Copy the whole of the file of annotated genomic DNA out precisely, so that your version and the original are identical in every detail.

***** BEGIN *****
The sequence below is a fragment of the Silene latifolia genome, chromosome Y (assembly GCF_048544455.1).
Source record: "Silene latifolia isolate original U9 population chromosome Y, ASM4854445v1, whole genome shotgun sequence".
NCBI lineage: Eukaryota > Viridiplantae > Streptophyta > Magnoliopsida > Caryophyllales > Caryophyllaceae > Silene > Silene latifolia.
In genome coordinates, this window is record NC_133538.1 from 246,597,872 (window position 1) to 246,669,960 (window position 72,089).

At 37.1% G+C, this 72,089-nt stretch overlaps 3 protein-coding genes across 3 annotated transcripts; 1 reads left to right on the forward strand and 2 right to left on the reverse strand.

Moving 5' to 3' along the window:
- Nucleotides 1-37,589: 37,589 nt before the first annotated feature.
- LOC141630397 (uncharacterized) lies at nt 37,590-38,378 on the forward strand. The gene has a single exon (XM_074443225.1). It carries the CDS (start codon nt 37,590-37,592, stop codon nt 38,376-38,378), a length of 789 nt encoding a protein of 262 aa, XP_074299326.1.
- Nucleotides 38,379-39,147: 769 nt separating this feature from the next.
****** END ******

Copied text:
The sequence below is a fragment of the Silene latifolia genome, chromosome Y (assembly GCF_048544455.1).
Source record: "Silene latifolia isolate original U9 population chromosome Y, ASM4854445v1, whole genome shotgun sequence".
NCBI lineage: Eukaryota > Viridiplantae > Streptophyta > Magnoliopsida > Caryophyllales > Caryophyllaceae > Silene > Silene latifolia.
In genome coordinates, this window is record NC_133538.1 from 246,597,872 (window position 1) to 246,669,960 (window position 72,089).

At 37.1% G+C, this 72,089-nt stretch overlaps 3 protein-coding genes across 3 annotated transcripts; 1 reads left to right on the forward strand and 2 right to left on the reverse strand.

Moving 5' to 3' along the window:
- Nucleotides 1-37,589: 37,589 nt before the first annotated feature.
- LOC141630397 (uncharacterized) lies at nt 37,590-38,378 on the forward strand. The gene has a single exon (XM_074443225.1). It carries the CDS (start codon nt 37,590-37,592, stop codon nt 38,376-38,378), a length of 789 nt encoding a protein of 262 aa, XP_074299326.1.
- Nucleotides 38,379-39,147: 769 nt separating this feature from the next.